All of these middle grade NIVS cleverly combine premise and form. Shakespeare Bats Clean-Up by Ron Koertge and Love That Dog by Sharon Creech both feature young male narrators who are reluctantly learning about poetry, while having an archetypal middle grade coming of age. Not that these books are derivative or banal. They are both not only great stories but great learning tools. Shakespeare Bat Clean-Up would be a great book in particular for reluctant boy readers, while if Love That Dog doesn’t make you cry, you have a heart of stone.

Excerpt from Shakespeare Bats Cleanup by Ron Koertge

Another of my favorite NIVs for middle graders is Locomotion by Jacqueline Woodson. This is a sweet, tug on your heart strings story about a foster kid searching for capital F Family. The titular narrator is also learning about poetry, but this book tends to be less about poetics and more about the power of writing to heal.

Verse novels tend to be a bit dark and are mostly contemporary or historical realism. I’d love to see humor or even some genre novels in verse, both for middle graders and YA readers. I have a feeling that we’ll be seeing this development very soon with paranormal, fantasy or even sci-fi verse novels.

This entry was posted on July 16, 2012. 1 Comment

July Reviews – Week 2 – Verse Novels for All Ages

Two Girls and Ten Million Books review FAMILY by Micol Ostow

A Reader’s Pensieve reviews CRANK by Ellen Hopkins

YA Love reviews GLIMPSE by Carol Lynch Williams

YAkety Yaks, Becky’s Book Reviews, Books4FunPass the Crickets and Books We Love review THE ONE AND ONLY IVAN by Katherine Applegate

YA Bliss reviews THE REALM OF POSSIBILITY by David Levithan

Children’s Book-A–Day Almanac reviews THE WATCH THAT ENDS THE NIGHT by Alan Wolf

Carol’s Corner reviews Little Dog Lost by Marion Dane Bauer

Ghost of the Still reviews THE WOLF by Steven Herrick

Writing through Rose Tinted Glasses reviews THE GOOD BRAIDER by Terry Farish


KARMA by Cathy Ostlere. I really adored this verse novel about a young indo-Canadian girl getting caught up in the unrest in India after the assassination of Indira Gandhi. This is both everything that a verse novel should be – poetic, visual, emotional and lyrical – as well as everything that a novel about a non-white/mainstream culture CAN be; it feels very universal. The protagonist and narrator, 16 year old Maya, starts out naïve and innocent but when thrust into unimaginable danger doesn’t suddenly become Katniss Everdeen. Her reactions and struggles are realistic and not idealized. I loved how romantic this book is too. Buy KARMA here.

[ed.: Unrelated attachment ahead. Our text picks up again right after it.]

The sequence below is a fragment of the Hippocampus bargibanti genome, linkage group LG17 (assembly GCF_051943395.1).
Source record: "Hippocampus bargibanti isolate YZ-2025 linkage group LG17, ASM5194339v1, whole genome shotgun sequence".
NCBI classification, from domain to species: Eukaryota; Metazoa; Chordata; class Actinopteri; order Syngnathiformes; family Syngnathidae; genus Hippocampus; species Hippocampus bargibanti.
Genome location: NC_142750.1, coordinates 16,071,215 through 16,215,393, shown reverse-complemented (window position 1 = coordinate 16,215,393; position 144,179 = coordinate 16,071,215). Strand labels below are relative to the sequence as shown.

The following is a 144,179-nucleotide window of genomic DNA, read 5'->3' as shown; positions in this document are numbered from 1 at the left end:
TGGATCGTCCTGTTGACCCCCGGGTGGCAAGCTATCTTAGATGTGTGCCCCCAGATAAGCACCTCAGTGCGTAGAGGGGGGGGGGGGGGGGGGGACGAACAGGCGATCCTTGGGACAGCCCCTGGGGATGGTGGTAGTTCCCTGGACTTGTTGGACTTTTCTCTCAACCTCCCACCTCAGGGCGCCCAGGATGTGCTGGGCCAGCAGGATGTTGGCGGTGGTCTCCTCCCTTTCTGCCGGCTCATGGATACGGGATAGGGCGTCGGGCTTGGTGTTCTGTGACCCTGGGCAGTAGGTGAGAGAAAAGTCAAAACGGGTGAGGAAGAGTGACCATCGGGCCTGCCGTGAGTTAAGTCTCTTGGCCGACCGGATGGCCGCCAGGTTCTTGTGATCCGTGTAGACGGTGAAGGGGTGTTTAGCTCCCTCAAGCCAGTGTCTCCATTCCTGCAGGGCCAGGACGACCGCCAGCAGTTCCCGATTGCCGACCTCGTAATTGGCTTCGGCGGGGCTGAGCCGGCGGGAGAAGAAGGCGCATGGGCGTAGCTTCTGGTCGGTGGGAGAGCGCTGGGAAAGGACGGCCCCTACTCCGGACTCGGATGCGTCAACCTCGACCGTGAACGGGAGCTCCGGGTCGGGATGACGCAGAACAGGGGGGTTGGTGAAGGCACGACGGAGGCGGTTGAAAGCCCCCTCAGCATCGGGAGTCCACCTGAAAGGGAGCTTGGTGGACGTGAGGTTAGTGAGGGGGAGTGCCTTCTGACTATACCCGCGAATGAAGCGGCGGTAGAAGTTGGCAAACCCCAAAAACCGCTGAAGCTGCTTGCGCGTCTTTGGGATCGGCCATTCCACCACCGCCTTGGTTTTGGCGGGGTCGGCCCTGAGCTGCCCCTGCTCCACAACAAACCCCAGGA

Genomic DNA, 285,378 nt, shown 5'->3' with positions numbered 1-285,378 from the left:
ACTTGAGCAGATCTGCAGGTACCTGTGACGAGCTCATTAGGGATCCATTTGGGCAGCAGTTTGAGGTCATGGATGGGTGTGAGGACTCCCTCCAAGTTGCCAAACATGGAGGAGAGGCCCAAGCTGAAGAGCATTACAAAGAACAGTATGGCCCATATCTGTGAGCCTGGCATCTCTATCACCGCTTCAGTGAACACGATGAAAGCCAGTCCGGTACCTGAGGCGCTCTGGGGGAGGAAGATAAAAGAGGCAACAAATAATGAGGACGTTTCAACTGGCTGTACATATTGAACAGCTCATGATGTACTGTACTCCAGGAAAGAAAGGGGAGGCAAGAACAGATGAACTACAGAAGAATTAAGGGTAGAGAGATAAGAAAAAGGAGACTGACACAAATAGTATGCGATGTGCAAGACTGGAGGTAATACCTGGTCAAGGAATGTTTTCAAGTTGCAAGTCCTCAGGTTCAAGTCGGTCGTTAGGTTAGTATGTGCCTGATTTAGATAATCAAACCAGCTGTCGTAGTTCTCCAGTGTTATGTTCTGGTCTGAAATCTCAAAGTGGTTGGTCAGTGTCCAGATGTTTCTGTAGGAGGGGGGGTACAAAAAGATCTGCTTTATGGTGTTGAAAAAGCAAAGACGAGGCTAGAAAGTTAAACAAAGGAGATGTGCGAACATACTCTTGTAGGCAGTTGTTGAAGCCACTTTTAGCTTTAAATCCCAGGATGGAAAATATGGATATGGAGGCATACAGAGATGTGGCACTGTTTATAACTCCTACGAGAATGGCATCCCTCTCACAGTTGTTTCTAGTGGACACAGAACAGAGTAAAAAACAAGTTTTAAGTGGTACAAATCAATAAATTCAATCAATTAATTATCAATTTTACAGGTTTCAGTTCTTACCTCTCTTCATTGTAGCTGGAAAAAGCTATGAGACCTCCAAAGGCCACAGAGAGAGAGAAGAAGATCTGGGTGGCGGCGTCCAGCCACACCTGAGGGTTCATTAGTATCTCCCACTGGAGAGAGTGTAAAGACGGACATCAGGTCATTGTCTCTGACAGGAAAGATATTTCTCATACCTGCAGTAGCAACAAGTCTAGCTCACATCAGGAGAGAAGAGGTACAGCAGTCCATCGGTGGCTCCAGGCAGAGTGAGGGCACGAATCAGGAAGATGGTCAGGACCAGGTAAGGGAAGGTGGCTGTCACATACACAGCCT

ALL THE BROKEN PIECES by Ann E Burg. This verse novel made me cry, which rarely happens. The story of Matt Pin,  a Vietnamese boy who is airlifted after the fall of Saigon the story deals with his coming to terms with all that he lost in the family and life he left behind in Vietnam.  This is an emotionally impactful book that uses baseball as a kind panacea, a typically American idea, but one that works superbly well in this instance. A quick but far from easy read, but also another great one for mature younger readers. Buy ALL THE BROKEN PIECES here.

MAY B  by Caroline Starr Rose is everything a verse novel should be. Beautiful verse, a dramatic and captivating story line, a richly drawn setting and a strong lovable protagonist. I’ve been wanting to read this for a while and I was not disappointed. This would appeal to readers of all ages but is especially suited to younger readers, particularly fans of historical books such as LITTLE HOUSE ON THE PRAIRIE but also survival books such as HATCHET. Buy MAY B here.

THE DEATH OF JAYSON PORTER by Jaime Adoff. Took me a few pages but then I got very caught up in this desolate and sad story. Jayson felt very real as did his friends and family. Maybe the villains are a bit stereotyped but we are seeing them through Jayson’s eyes so it makes sense. Although this book is classified as a verse novel its form varies from more prose-ish parts to very spare verse. It’s a dark, dark, book that would appeal to angsty teens and would be a great introduction to verse novels for boys. Buy THE DEATH OF JAYSON PORTER here.

UNDER THE MESQUITE by Guadalupe Garcia McCall. Some beautiful poetry in this rather bleak book. To me, the references to Mexican culture and language felt a little jarring, but I’m sure this would be appealing and seem more integral to readers more familiar with that culture (I’m Canadian!). A quick read I knocked off in about two hours. Certainly to be recommended for those interested in exploring this cultural milieu and those who appreciate carefully honed verse. Buy UNDER THE MESQUITE here.

This entry was posted on July 13, 2012. 2 Comments